When I hit 50 in '09, I blew a spinal disc shoveling wet snow and had to stop rock climbing and mtn biking due to left leg muscles turning to sciatic jello. I was bored, miserable and restless, with a limp from it that lasted a year.
I decided if this wasn't my mid-life crisis, I wasn't getting one.
Started shopping bikes with no idea what to buy. Went to a Ducati dealer, was ignored and limped out. Went to Harley next door, also ignored and left. Talked to a client who rode. He recommended the newish F800GS, because it was "offroad capable". That sounded exciting. Went to BMW and they lined up to tenderly kiss my nether regions. I bought new.
After an hour of riding it out of the city, getting bored, and finding myself at a trailhead wearing Battlewings, which I'd been told were fine for dirt, I rode in. Instant adrenaline bath as I nearly keeled over in the sand about 20 times in 10 min. Decided dirt, not tar, was my future.
Bought crash bars, knobbies, Barkbusters, body armour, motocross boots, etc. Started riding harder and harder trails, falling, damaging bike and sometimes self -- nothing too serious. Discovered how to pick it up without making back any worse. This was key. Back and leg eventually self-repaired.
Met guys on trails, got numbers, reconnected for rides. Found myself in a sea of orange big boys, very capable and egos in check. Watched and learned. Started solo riding down to NY and Penn. Best days in years... navving by the sun toward the SE for some reason, taking every dirt road and trail that went south or east, no plan or idea where to end up. Running into seemingly insurmountable stuff, scaring myself getting through it. Loved the non-developed towns and wildness and mellow folk of PA. Went almost every weekend for a couple of years, got to know central and north PA and its millions of trails. NY, too.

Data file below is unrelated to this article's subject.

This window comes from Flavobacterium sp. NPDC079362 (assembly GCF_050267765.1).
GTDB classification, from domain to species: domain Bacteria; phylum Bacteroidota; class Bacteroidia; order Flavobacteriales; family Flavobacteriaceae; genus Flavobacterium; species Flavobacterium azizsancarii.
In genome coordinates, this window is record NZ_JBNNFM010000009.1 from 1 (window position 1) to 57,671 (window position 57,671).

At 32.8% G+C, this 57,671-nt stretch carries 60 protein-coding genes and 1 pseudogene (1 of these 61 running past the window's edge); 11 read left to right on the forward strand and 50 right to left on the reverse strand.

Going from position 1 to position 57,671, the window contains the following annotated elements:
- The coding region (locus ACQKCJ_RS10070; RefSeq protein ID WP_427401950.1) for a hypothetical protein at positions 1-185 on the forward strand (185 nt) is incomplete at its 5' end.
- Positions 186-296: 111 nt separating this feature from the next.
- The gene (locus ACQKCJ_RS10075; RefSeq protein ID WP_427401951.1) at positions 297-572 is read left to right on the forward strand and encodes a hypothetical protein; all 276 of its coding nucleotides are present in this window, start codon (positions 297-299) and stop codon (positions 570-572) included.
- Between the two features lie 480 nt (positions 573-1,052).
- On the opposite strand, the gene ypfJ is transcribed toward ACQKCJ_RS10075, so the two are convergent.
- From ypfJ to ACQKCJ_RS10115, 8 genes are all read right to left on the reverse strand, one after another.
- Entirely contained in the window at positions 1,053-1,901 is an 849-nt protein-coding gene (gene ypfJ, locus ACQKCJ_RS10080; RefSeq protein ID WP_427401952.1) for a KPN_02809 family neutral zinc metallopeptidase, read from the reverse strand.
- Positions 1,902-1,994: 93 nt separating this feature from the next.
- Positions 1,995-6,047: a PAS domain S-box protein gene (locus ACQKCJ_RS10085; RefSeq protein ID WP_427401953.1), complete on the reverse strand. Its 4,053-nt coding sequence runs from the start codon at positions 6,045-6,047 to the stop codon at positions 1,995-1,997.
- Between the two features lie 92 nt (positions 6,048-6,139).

Decided to ride to Los Angeles and back in 25 days. Rode trails in AZ, CA and CO with KTM riders, realized I was missing out on bike competence they had.
Came home 25 days later. Concluded that no matter what I did to it, my bike would always be a weenie on trails.
Found and bought a 950 Super Enduro with low mileage and a high price. Paid the bastard and rode to the trails. Smiling in minutes. Awash in capability at last. Six years and dozens of NY/PA trips later, it's modded to taste, an incredible machine that I will never equal. No screen. Clean air's OK up to around 80mph. I ride it to the trails every weekend in the non-winter. Often alone, which isn't great, but beats gardening at home.
I have separated a shoulder, done both sides of my ribs several times (they hurt the most and take the longest to heal), busted an ankle and a few other knocks and bruises. All my fault for not paying attention, never the bike's. The SE has made the last six years like a sexy dirty dangerous dream that never ends. I can't wait for the border to reopen so I can tour US backroads again.
I don't know if that qualifies me as an ADVer, but it sure makes me one content and deeply immature for his age mofo.
I like having the flexibility of an adventure bike, in my case a 650 V-strom, but if real dirt is on the menu I got KTMs for that.